Travis Geisler, crew chief for Sam Hornish Jr., believes that the progression of tracks that teams will run the spoiler on, combined with simulator and wind tunnel data, should give teams enough to work with. “Obviously, you’d like to have more time… it’s racing,” Geisler stated. “But, they’re looking at running Martinsville first, maybe Phoenix after that [with the spoiler.] It’s a natural progression where you start out at a short track, so it’s not as much of an impact, and then at Phoenix, where it’s more of an impact. Then you go to Texas, and the race after that is Talladega, so if you were to draw a line through the progression of how it’s going to affect you, it’s kind of increasing from the race they’re talking about bringing it out at. With all the simulations we do, with all the wind tunnel time, I think if they told us we were going to run them at Daytona, we could be ready for it. A spoiler is something that none of us have run without. We’re more used to running spoilers than wings. [Of course,] there are a few areas that will need to be revisited from square one. Setups we developed will be different with that package. That’s part of being in the sport… it’s dynamic, it’s changing, and it’s fun. It’s job security for me.”

Stewart-Haas Racing driver Ryan Newman, a mechanical engineer, judges that NASCAR needs to look at the new package with an emphasis on safety first, racing second. “I just want to know that whatever it is [that they put on the cars], it has to be capable of keeping the cars on the ground going forwards or backwards,” Newman said, whose winged car got airborne at Talladega last fall, resulting in a nasty-looking crash in which he was trapped (albeit unhurt) in an upside-down car. However, Newman doesn’t think that more on-track test time is necessary from a safety standpoint, and that compared to safety, drivability is of little consequence. “I’m not 100% sure that the testing is needed at a racetrack. I think 99% of that work can be done in a wind tunnel or on a computer simulation model. I’m talking about the safety aspects. The driving characteristics of a blade versus a wing at Talladega… [testing out the differences is] more a matter of safety in regards to keeping the cars on the ground.”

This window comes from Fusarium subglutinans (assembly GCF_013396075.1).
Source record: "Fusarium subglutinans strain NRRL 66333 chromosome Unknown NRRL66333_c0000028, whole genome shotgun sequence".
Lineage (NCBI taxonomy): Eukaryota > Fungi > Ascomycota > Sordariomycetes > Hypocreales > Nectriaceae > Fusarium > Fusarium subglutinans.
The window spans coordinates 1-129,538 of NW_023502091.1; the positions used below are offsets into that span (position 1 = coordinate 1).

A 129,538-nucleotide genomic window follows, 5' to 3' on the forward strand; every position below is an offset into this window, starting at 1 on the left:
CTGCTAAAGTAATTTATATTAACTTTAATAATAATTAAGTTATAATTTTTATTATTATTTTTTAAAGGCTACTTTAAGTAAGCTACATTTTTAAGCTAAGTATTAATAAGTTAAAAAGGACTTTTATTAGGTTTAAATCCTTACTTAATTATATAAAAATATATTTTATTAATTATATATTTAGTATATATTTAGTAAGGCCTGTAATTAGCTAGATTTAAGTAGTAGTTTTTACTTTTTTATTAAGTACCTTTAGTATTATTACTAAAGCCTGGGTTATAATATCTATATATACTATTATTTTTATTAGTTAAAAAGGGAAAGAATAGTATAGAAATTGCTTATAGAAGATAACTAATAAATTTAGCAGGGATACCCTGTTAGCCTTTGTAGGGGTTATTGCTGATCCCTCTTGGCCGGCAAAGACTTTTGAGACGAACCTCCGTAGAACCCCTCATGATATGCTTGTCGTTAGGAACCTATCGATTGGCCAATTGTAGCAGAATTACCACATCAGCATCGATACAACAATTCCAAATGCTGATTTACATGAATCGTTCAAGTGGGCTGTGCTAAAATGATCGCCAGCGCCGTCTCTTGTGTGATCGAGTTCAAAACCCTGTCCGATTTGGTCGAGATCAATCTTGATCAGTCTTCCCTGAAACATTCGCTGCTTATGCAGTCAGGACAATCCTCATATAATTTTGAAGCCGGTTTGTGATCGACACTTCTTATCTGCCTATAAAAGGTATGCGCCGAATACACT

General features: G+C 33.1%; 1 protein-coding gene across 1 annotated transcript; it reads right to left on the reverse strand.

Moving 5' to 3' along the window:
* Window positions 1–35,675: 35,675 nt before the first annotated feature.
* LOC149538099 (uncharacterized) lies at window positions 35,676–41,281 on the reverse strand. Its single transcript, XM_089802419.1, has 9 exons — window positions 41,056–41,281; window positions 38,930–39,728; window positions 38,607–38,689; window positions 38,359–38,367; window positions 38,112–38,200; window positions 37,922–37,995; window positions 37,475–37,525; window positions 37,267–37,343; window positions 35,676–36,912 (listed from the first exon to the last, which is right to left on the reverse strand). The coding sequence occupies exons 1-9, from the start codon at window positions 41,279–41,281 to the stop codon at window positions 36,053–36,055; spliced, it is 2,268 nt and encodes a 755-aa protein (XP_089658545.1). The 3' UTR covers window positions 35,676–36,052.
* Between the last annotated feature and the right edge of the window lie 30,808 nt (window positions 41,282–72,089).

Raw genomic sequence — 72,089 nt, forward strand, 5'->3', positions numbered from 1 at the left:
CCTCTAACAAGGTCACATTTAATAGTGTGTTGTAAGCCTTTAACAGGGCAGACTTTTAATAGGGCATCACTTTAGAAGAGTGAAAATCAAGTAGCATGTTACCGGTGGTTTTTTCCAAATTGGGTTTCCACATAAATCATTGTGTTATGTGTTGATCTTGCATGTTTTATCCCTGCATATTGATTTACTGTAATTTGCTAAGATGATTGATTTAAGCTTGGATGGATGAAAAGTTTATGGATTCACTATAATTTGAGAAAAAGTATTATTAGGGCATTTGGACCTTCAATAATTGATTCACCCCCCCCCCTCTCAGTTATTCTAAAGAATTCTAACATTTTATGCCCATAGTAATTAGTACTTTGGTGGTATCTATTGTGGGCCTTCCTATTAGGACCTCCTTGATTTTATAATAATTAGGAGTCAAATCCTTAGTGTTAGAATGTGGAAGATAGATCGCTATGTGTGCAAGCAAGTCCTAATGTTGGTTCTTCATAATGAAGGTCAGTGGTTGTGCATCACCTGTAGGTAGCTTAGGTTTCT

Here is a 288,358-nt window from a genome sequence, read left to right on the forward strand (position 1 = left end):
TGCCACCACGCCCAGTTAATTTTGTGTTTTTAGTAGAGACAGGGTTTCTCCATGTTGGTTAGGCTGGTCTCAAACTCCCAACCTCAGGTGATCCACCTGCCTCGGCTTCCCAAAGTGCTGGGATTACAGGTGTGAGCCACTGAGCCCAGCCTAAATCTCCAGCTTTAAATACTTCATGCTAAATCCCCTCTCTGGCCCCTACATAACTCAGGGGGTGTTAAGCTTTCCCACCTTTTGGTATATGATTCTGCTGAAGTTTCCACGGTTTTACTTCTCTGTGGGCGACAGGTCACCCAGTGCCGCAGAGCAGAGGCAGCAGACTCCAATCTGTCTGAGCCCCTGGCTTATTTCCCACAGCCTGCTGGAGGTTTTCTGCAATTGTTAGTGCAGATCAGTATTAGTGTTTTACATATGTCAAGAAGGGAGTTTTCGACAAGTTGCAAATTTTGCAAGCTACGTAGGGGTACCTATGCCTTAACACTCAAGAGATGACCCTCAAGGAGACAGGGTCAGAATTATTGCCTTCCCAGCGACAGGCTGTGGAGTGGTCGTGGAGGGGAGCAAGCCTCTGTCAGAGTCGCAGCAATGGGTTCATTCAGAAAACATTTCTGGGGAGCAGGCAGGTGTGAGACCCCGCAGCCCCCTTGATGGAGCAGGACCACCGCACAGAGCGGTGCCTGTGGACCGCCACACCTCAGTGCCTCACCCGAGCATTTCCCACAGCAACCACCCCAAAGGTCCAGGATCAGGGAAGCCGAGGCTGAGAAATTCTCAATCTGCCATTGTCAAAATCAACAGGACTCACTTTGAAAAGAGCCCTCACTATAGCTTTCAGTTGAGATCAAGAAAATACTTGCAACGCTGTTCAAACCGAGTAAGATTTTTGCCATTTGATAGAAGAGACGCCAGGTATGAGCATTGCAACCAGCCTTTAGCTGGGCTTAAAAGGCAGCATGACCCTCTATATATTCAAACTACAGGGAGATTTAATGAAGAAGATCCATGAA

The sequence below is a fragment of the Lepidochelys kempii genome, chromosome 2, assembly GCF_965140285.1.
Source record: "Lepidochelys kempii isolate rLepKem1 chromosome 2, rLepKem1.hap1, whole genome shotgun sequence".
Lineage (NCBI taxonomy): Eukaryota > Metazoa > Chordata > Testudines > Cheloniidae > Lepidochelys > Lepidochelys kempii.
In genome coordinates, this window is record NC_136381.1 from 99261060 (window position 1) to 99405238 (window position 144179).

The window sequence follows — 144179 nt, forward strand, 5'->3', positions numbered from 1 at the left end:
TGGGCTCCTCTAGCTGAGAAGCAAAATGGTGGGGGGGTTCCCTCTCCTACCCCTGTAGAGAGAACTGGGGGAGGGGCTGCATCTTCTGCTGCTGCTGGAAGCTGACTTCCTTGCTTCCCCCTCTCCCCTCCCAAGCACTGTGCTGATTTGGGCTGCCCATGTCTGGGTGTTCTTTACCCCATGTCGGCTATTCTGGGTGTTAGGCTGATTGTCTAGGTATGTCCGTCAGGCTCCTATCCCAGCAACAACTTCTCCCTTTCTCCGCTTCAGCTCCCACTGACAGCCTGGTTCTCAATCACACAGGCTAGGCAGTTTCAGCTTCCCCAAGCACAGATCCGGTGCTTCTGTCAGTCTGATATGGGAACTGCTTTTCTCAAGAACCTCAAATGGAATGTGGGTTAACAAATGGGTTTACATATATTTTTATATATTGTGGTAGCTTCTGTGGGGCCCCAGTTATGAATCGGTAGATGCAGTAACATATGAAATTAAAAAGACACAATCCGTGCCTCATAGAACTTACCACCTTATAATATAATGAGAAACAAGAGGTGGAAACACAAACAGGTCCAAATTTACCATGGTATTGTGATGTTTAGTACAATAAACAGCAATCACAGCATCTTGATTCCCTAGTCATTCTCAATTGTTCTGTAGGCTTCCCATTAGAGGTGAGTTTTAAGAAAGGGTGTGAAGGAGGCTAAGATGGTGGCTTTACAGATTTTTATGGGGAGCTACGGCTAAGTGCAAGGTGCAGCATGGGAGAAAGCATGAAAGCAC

So, who’s correct? That’s not a simple answer, and the truth likely lies somewhere in the middle. While the safety of the blade spoiler can be tested in the wind tunnel or on simulators, where does drivability come into play? After all, if the car doesn’t handle well, isn’t there a higher probability that someone will lose control and crash? A high-speed wreck is still a serious risk in racing, increasing the possibility of an injury.

NASCAR has worked hard over the last decade to make the sport safer, and there can be little doubt that they have succeeded. The next step is to make the racing better, whether through rules changes, setup packages on the car, the schedule, or the points system. Fans want quick fixes, but the challenge is to do that without jeopardizing the safety that the sanctioning body has carefully improved. And to do that, NASCAR will need to proceed with caution. Sure, racing by nature has an inherent risk, and nobody who loves the sport should become so complacent as to forget that. But it is also the duty of the sanctioning body to make sure that they make every effort possible to ensure that days like February 18th, 2001 don’t happen again.

The 2010’s should be looked forward to as the decade that brought the good racing back, and not as the decade where the sport takes a giant step backwards in the safety of the drivers. If NASCAR can successfully balance the two, then there will be something to look forward to in the next chapter of this ride.